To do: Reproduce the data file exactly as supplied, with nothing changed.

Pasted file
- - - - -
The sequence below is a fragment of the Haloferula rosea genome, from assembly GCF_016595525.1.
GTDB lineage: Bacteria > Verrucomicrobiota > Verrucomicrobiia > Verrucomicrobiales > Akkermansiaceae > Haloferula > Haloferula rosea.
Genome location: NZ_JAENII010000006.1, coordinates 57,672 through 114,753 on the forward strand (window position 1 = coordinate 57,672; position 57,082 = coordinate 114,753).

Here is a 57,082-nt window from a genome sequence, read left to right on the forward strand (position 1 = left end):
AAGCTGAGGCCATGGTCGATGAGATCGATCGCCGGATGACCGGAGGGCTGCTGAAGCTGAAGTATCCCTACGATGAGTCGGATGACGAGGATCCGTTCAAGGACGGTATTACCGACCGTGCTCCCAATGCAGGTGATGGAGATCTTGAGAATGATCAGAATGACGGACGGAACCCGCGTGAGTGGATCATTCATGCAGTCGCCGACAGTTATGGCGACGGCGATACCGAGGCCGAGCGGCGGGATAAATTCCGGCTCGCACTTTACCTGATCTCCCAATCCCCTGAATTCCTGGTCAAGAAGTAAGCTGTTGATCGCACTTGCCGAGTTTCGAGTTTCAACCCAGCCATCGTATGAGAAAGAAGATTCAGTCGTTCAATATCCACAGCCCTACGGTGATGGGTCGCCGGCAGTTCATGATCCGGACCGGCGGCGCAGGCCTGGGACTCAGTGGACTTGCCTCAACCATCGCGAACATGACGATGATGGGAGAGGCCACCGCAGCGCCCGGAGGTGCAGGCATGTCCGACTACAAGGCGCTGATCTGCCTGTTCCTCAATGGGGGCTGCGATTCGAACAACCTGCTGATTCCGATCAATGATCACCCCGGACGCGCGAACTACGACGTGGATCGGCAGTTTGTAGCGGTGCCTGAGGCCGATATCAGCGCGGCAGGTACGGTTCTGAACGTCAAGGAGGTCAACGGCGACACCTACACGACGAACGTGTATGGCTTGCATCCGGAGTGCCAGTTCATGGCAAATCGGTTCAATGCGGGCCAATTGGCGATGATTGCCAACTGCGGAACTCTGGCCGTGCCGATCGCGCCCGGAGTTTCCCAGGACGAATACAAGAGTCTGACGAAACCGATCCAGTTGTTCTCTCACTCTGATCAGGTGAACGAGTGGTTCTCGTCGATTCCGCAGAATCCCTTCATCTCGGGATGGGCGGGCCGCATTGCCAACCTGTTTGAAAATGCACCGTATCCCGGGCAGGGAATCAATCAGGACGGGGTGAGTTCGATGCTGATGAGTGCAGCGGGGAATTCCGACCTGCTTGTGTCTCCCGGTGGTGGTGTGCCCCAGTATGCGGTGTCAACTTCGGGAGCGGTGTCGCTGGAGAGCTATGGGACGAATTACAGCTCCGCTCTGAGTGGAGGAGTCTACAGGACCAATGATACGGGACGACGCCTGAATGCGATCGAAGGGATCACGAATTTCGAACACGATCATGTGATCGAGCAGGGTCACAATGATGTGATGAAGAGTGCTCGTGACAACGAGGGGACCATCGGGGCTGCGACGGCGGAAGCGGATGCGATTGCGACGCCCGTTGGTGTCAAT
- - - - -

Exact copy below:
The sequence below is a fragment of the Haloferula rosea genome, from assembly GCF_016595525.1.
GTDB lineage: Bacteria > Verrucomicrobiota > Verrucomicrobiia > Verrucomicrobiales > Akkermansiaceae > Haloferula > Haloferula rosea.
Genome location: NZ_JAENII010000006.1, coordinates 57,672 through 114,753 on the forward strand (window position 1 = coordinate 57,672; position 57,082 = coordinate 114,753).

Here is a 57,082-nt window from a genome sequence, read left to right on the forward strand (position 1 = left end):
AAGCTGAGGCCATGGTCGATGAGATCGATCGCCGGATGACCGGAGGGCTGCTGAAGCTGAAGTATCCCTACGATGAGTCGGATGACGAGGATCCGTTCAAGGACGGTATTACCGACCGTGCTCCCAATGCAGGTGATGGAGATCTTGAGAATGATCAGAATGACGGACGGAACCCGCGTGAGTGGATCATTCATGCAGTCGCCGACAGTTATGGCGACGGCGATACCGAGGCCGAGCGGCGGGATAAATTCCGGCTCGCACTTTACCTGATCTCCCAATCCCCTGAATTCCTGGTCAAGAAGTAAGCTGTTGATCGCACTTGCCGAGTTTCGAGTTTCAACCCAGCCATCGTATGAGAAAGAAGATTCAGTCGTTCAATATCCACAGCCCTACGGTGATGGGTCGCCGGCAGTTCATGATCCGGACCGGCGGCGCAGGCCTGGGACTCAGTGGACTTGCCTCAACCATCGCGAACATGACGATGATGGGAGAGGCCACCGCAGCGCCCGGAGGTGCAGGCATGTCCGACTACAAGGCGCTGATCTGCCTGTTCCTCAATGGGGGCTGCGATTCGAACAACCTGCTGATTCCGATCAATGATCACCCCGGACGCGCGAACTACGACGTGGATCGGCAGTTTGTAGCGGTGCCTGAGGCCGATATCAGCGCGGCAGGTACGGTTCTGAACGTCAAGGAGGTCAACGGCGACACCTACACGACGAACGTGTATGGCTTGCATCCGGAGTGCCAGTTCATGGCAAATCGGTTCAATGCGGGCCAATTGGCGATGATTGCCAACTGCGGAACTCTGGCCGTGCCGATCGCGCCCGGAGTTTCCCAGGACGAATACAAGAGTCTGACGAAACCGATCCAGTTGTTCTCTCACTCTGATCAGGTGAACGAGTGGTTCTCGTCGATTCCGCAGAATCCCTTCATCTCGGGATGGGCGGGCCGCATTGCCAACCTGTTTGAAAATGCACCGTATCCCGGGCAGGGAATCAATCAGGACGGGGTGAGTTCGATGCTGATGAGTGCAGCGGGGAATTCCGACCTGCTTGTGTCTCCCGGTGGTGGTGTGCCCCAGTATGCGGTGTCAACTTCGGGAGCGGTGTCGCTGGAGAGCTATGGGACGAATTACAGCTCCGCTCTGAGTGGAGGAGTCTACAGGACCAATGATACGGGACGACGCCTGAATGCGATCGAAGGGATCACGAATTTCGAACACGATCATGTGATCGAGCAGGGTCACAATGATGTGATGAAGAGTGCTCGTGACAACGAGGGGACCATCGGGGCTGCGACGGCGGAAGCGGATGCGATTGCGACGCCCGTTGGTGTCAAT